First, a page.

Together the Woodcock and the Learmont inquiries produced 191 recommendations. A substantial number of these recommendations related to security and control measures. Almost all of these recommendations were implemented – not just in maximum-security prisons (from which the two escapes occurred), but across all parts of the prison estate. The implemented recommendations resulted, within a few short years, in a huge range of new practices, policies and procedures that significantly altered the working and lived experiences of staff and prisoners and they remain much of the basis for security and control measures in practice in prisons to this very day.
Of course, security and control matter in prisons. If you’re going to go to all the trouble of having a prison system, then prisons should, at the very least, be secure and controlled. No argument there. However, what is important to take from the Woodcock and Learmont inquiries is just how efficient, swift and complete the Prison Service can be in implementing recommendations when it really wants to.
So, why might the Prison Service have been so proficient in implementing these recommendations and yet so woefully inadequate at successfully implementing the many recommendations that follow deaths in custody or, even, just creating prison practices that result in less frequent losses of life? The answer seems obvious. The lives of prisoners just don’t matter as much as an embarrassing high-profile escape and, by association, as much as security and control measures. That’s really what it comes down to. Someone from the Prison Service might argue back at me and say: ‘yes, but these were escapes from maximum-security prisons and no one would want dangerous people out on the loose, posing a threat to the general public. These escapes caused a real depth of fear in the communities where these prisons are located and the shock waves reverberated around the whole of the country.’ All of this is true. However, what about the threat that prisons themselves pose to the general public – to those men and women who find themselves behind bars (i.e. they’re members of the general public too) and who subsequently wind up dead? Let’s try and look at this from the perspective of the threat to human life that escapes pose versus the threat to human life that prisons themselves pose.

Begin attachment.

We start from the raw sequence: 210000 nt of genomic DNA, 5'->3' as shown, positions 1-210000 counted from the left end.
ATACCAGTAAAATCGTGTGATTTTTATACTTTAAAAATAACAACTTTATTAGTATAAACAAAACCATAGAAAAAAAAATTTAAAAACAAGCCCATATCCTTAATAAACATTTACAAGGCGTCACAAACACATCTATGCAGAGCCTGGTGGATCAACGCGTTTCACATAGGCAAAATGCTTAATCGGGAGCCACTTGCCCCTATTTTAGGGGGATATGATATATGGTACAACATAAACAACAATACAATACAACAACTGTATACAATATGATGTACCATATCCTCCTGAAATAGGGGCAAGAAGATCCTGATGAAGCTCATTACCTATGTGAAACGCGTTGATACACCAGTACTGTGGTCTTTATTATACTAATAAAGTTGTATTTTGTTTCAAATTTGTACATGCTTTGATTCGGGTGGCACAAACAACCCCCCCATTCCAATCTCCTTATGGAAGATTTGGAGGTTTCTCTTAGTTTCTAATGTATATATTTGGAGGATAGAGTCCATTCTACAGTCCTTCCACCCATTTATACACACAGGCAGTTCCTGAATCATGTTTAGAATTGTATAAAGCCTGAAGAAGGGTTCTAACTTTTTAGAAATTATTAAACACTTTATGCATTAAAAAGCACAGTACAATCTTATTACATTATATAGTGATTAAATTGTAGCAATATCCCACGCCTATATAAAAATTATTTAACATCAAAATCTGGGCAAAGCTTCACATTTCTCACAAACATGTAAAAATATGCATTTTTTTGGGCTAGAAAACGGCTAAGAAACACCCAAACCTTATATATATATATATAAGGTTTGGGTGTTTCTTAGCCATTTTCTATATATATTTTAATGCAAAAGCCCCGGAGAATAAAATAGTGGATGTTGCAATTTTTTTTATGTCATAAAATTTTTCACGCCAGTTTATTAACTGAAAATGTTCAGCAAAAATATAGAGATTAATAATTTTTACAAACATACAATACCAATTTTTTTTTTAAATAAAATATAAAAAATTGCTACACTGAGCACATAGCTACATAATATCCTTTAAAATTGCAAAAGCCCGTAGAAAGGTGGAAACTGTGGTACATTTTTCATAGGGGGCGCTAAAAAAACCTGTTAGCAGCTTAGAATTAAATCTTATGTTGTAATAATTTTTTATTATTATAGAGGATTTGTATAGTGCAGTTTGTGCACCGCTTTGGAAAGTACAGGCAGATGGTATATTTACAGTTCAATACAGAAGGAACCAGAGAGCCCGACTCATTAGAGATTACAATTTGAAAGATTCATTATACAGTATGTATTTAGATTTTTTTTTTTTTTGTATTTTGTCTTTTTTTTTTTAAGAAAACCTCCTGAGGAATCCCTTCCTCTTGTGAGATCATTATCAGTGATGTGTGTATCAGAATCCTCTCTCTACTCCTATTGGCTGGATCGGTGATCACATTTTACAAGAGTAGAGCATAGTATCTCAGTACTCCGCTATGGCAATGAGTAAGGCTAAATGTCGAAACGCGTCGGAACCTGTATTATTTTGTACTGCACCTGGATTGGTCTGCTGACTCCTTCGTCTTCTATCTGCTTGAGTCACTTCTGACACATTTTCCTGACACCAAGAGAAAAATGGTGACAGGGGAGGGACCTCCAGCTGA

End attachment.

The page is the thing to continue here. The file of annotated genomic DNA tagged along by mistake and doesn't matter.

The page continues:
Since the Woodcock and Learmont recommendations have been implemented – to the best of our knowledge – no one has been killed by an escaped prisoner. In fact, I found no recorded evidence of an escaped prisoner in the UK having killed someone. However, between 1994 (when the Whitemoor escape took place) to 2018, there have been 4,278 deaths in custody. These can be broken down as follows: 1898 self-inflicted deaths; 2290 non-self-inflicted deaths; 82 other, non-natural causes; 8 restraints (source: https://www.inquest.org.uk/deaths-in-prison).
The danger and risk to human life that prisons pose, certainly seems to warrant a significant re-thinking of the way prisons are organised and managed. The question, however, remains whether the Prison Service can begin to value the lives it has in its care at the very least as much as it values security and control.